cg22165 (Chris Golledge)

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Letter: Climate strategy

I find it disheartening that someone trained as an engineer can't accept that when you measure more energy coming in to a system than leaving, it means energy is building up within the system. We can and have measured exactly that, as well as increasing heat content, shifting climate zones, changes in the Hadley cell convergence zones, and the frequency and extent of extreme heat events.

And, you go on (well, really copy and paste) about how CO2 is a trace gas after having been shown measured effects of CO2 on outbound energy.

Good luck with your own coming to grips with reality.

June 13, 2015 at 2:45 p.m. ( | suggest removal )

Letter: Climate strategy

No, I asked for a research study. You know, something based on information from the real world, not opinion pieces. That's why I gave you the link to Google Scholar.

BTW, http://dictionary.reference.com/brows....
It is not enough that you did not claim the work as your own, you have to site the author.

June 12, 2015 at 2:40 a.m. ( | suggest removal )

Letter: Climate strategy

So, earlier you claimed that the 97% consensus was bogus, and I explained how you were wrong. Did you ever find an actual research survey that supports your position?

June 11, 2015 at 12:17 a.m. ( | suggest removal )

Letter: Climate strategy

The graph is observed reality. Can you or can you not see the reduction in outbound energy caused by CO2?

We have measured energy in, and we have measured energy out. More is coming in than leaving. Your plagiarized wall of words can not change that fact.

June 11, 2015 at 12:14 a.m. ( | suggest removal )

Letter: Climate strategy

David, regarding CO2, I wonder where you think all the CO2 we have produced has gone, and I wonder where you think the 40 percent increase we have seen has come from. As for the effect of carbon dioxide in the air, if you look closely, you might be able to see the reduction of outbound energy in the region affected by CO2. http://www.barrettbellamyclimate.com/...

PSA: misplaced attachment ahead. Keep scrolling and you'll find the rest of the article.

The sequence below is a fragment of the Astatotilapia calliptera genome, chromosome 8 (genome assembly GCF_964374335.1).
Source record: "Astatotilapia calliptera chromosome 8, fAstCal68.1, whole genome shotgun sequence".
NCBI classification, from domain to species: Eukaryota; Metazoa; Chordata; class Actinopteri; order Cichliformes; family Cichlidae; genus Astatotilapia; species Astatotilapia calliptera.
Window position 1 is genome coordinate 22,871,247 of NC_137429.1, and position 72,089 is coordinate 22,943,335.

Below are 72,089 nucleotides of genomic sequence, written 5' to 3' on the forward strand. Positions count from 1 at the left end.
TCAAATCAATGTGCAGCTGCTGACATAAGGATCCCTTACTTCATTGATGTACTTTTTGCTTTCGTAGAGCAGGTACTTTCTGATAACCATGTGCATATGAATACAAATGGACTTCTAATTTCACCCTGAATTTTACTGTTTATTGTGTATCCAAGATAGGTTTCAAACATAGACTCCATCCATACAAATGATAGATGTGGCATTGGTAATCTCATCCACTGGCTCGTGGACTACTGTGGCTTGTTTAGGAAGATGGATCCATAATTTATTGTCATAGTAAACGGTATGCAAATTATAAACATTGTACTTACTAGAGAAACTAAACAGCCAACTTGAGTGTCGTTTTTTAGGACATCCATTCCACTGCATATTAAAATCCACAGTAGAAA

June 9, 2015 at 2:25 p.m. ( | suggest removal )

Letter: Climate strategy

50 percent is a worst case scenario. I don't know why the free market would choose to use the least cost effective alternatives to fossil fuels. (That's kind of why I don't want the government to mandate which solutions are used.) Let's pretend the cost of your computer is 1/3 energy and you replace your computer once every 4 years. If the least effecient alternatives are used, that would raise the cost of your computer by 50 dollars. Fifty dollars over 4 years is about 1 dollar per month.

June 7, 2015 at 12:02 p.m. ( | suggest removal )

Letter: Climate strategy

There are three basic strategies to mitigating the damages caused by a changing climate, cap & trade, regulations, and carbon taxing. Taxing carbon is the least government intrusive, and the most cost effective. Carbon taxes can also be done wrong if the government gets to keep the money, because that puts a handful of people in a position of picking winners and losers in the energy sector. It is also a bad idea to use the taxes to fund something we care about because, in time, the revenue from the taxes would decline.

June 7, 2015 at 11:49 a.m. ( | suggest removal )

Letter: Climate strategy

Could you be more specific?

June 5, 2015 at 7:36 p.m. ( | suggest removal )

Letter: Climate strategy

Johan, let me Google that for you.http://lmgtfy.com/?q=Fourier+climate+science+history

June 5, 2015 at 7:23 p.m. ( | suggest removal )

Letter: Climate strategy

Actually, if our state government wasn't actively working against the development of wind energy, our energy costs would reduce and our state would be attractive to industry. Levelized costs for wind are already competitive.

http://www.eia.gov/forecasts/aeo/elec...

June 3, 2015 at 11:43 p.m. ( | suggest removal )